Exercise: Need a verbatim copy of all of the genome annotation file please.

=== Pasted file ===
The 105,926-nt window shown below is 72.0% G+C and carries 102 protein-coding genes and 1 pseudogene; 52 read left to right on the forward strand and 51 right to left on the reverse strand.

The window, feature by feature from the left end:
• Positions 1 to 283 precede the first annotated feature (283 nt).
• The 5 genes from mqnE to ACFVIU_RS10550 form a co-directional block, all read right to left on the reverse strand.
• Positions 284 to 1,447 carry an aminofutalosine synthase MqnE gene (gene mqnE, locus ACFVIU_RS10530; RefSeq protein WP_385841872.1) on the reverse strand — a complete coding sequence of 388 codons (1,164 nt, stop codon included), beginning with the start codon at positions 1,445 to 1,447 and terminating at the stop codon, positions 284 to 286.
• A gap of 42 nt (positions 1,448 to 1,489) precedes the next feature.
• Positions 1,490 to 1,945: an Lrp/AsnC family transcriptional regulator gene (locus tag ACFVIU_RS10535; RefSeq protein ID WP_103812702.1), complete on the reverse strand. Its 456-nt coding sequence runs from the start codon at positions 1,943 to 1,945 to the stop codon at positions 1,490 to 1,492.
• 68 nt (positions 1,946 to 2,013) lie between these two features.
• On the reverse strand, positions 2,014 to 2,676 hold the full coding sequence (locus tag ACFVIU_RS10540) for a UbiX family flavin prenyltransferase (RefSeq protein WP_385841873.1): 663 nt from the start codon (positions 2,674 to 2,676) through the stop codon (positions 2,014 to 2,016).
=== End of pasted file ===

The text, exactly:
The 105,926-nt window shown below is 72.0% G+C and carries 102 protein-coding genes and 1 pseudogene; 52 read left to right on the forward strand and 51 right to left on the reverse strand.

The window, feature by feature from the left end:
• Positions 1 to 283 precede the first annotated feature (283 nt).
• The 5 genes from mqnE to ACFVIU_RS10550 form a co-directional block, all read right to left on the reverse strand.
• Positions 284 to 1,447 carry an aminofutalosine synthase MqnE gene (gene mqnE, locus ACFVIU_RS10530; RefSeq protein WP_385841872.1) on the reverse strand — a complete coding sequence of 388 codons (1,164 nt, stop codon included), beginning with the start codon at positions 1,445 to 1,447 and terminating at the stop codon, positions 284 to 286.
• A gap of 42 nt (positions 1,448 to 1,489) precedes the next feature.
• Positions 1,490 to 1,945: an Lrp/AsnC family transcriptional regulator gene (locus tag ACFVIU_RS10535; RefSeq protein ID WP_103812702.1), complete on the reverse strand. Its 456-nt coding sequence runs from the start codon at positions 1,943 to 1,945 to the stop codon at positions 1,490 to 1,492.
• 68 nt (positions 1,946 to 2,013) lie between these two features.
• On the reverse strand, positions 2,014 to 2,676 hold the full coding sequence (locus tag ACFVIU_RS10540) for a UbiX family flavin prenyltransferase (RefSeq protein WP_385841873.1): 663 nt from the start codon (positions 2,674 to 2,676) through the stop codon (positions 2,014 to 2,016).